Homelessness linked to poor antipsychotic medication adherence

Homelessness linked to poor antipsychotic medication adherence
SFU health sciences researcher Stefanie Rezansoff has found Vancouver's homeless population demonstrates poor adherence to antipsychotic medications. Credit: SFU

SFU health sciences researcher Stefanie Rezansoff has published a new study on the treatment of serious mental illnesses among people who are homeless. This is the first study to investigate adherence to antipsychotic medication in this population.

She found only 12 per cent of the 290 individuals studied were adherent to their medications at the level needed to be effective. This is despite having full and high access to pharmacies.

"Treatment protocols recommend that patients receive these medications continuously once they're initiated, but this can be difficult to ensure when people are precariously housed," says Rezansoff. "There's a strong link between low adherence and long-term homelessness."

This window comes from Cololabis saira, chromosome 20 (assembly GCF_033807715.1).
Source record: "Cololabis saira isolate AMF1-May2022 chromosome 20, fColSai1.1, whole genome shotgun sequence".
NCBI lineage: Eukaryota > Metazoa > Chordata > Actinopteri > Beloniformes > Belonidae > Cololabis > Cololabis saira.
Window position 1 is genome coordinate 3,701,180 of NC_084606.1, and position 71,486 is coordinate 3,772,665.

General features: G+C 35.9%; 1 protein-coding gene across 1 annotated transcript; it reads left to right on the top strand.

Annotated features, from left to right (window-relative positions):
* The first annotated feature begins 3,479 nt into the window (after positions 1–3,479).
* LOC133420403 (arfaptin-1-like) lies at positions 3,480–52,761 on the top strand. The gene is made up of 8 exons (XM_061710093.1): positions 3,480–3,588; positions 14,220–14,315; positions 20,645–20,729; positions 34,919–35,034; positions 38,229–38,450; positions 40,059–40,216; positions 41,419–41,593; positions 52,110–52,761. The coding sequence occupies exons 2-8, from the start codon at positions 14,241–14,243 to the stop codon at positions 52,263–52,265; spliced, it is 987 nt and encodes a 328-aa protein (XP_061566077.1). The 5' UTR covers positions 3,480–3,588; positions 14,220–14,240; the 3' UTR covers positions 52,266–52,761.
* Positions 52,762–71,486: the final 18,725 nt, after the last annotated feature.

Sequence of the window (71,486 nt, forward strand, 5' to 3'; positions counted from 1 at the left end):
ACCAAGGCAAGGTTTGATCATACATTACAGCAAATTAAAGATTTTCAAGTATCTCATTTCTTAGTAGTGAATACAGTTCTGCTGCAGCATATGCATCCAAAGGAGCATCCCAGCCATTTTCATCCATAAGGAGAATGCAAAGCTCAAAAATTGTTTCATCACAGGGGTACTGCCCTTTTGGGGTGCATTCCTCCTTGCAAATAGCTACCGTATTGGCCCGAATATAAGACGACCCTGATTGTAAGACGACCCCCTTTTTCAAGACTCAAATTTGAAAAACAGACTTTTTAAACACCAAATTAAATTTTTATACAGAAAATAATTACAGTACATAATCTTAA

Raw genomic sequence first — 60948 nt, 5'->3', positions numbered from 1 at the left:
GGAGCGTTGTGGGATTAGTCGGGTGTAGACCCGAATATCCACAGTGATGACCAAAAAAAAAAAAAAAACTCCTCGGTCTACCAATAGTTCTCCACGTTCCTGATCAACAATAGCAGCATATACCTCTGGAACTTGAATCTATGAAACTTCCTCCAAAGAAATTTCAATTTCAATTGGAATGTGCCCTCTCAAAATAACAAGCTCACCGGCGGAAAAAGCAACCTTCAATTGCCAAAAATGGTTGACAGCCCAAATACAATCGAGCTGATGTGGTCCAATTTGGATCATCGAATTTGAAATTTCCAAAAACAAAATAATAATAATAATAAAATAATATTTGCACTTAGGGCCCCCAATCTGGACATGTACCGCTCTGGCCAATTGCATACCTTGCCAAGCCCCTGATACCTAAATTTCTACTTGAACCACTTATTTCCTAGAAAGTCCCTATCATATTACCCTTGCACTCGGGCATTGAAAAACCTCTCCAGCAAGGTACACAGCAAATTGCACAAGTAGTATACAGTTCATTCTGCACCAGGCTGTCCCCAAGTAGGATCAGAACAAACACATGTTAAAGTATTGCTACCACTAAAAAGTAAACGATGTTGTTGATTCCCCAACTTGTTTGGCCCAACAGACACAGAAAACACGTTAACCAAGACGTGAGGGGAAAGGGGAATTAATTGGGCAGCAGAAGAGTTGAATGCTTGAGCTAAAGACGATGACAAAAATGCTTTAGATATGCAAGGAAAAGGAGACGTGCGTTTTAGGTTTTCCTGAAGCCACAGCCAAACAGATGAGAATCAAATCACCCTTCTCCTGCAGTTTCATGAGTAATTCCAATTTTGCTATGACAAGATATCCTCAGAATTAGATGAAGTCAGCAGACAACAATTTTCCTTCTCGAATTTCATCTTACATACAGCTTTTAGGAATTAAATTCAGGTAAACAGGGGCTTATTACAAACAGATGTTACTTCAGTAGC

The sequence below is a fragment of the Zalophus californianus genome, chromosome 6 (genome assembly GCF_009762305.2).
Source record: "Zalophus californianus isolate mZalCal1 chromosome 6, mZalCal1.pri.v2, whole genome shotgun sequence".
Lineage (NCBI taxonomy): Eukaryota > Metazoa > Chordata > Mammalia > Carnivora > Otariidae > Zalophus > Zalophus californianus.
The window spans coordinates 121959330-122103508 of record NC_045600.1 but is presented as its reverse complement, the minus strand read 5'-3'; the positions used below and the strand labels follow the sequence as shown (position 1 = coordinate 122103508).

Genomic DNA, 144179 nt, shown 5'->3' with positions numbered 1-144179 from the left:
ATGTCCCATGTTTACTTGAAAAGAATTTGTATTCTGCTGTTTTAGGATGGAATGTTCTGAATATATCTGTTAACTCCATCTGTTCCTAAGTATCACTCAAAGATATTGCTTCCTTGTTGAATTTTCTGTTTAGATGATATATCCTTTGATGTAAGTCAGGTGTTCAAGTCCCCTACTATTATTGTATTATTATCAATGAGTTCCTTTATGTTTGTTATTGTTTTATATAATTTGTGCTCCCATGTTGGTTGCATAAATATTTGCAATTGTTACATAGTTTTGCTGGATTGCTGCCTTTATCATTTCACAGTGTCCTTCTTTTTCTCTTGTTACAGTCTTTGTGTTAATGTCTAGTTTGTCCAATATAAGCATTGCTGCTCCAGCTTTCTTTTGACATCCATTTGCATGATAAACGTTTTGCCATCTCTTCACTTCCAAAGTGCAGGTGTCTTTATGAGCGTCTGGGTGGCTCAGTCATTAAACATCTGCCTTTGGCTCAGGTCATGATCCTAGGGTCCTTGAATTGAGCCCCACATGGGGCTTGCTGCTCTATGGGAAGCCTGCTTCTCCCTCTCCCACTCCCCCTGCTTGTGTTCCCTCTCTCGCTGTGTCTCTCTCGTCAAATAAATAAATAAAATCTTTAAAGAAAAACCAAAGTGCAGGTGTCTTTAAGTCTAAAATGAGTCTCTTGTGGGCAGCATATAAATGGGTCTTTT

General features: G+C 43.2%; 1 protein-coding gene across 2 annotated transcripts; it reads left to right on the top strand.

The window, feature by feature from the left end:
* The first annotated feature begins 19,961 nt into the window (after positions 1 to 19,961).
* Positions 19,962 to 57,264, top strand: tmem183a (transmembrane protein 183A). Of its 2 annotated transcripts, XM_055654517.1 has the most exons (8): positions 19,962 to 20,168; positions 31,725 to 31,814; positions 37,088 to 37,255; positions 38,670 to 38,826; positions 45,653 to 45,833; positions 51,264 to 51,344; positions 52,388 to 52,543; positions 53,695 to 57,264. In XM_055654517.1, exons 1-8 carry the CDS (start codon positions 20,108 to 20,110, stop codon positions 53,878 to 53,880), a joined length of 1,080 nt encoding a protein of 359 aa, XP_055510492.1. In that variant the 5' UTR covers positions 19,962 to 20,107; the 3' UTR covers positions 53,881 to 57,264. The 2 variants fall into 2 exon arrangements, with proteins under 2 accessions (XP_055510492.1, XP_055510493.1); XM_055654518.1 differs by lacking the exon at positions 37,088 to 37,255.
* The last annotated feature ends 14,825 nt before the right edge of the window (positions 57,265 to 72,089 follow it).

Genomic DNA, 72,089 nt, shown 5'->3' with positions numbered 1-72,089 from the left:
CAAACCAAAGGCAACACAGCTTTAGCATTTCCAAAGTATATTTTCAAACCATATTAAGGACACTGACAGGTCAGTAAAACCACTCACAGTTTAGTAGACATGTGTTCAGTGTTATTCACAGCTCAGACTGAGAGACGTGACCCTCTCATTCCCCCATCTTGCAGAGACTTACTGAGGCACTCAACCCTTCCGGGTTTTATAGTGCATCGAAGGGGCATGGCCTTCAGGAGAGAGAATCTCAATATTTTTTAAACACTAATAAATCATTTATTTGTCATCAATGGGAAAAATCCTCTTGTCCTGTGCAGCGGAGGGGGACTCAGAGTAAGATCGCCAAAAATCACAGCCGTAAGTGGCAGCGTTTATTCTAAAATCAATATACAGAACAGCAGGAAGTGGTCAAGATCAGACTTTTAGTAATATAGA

Serious such as schizophrenia are overrepresented among homeless people. When symptoms are not effectively managed, individuals are at a higher risk of hospitalization, arrest, victimization and even suicide.

The research team is currently investigating interventions to improve adherence to . Possible interventions include supported housing, prescribing long-acting injections, and initiating regular and frequent contact between patients and primary healthcare providers.


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Citation: Homelessness linked to poor antipsychotic medication adherence (2016, August 17) retrieved 23 January 2021 from https://medicalxpress.com/news/2016-08-homelessness-linked-poor-antipsychotic-medication.html
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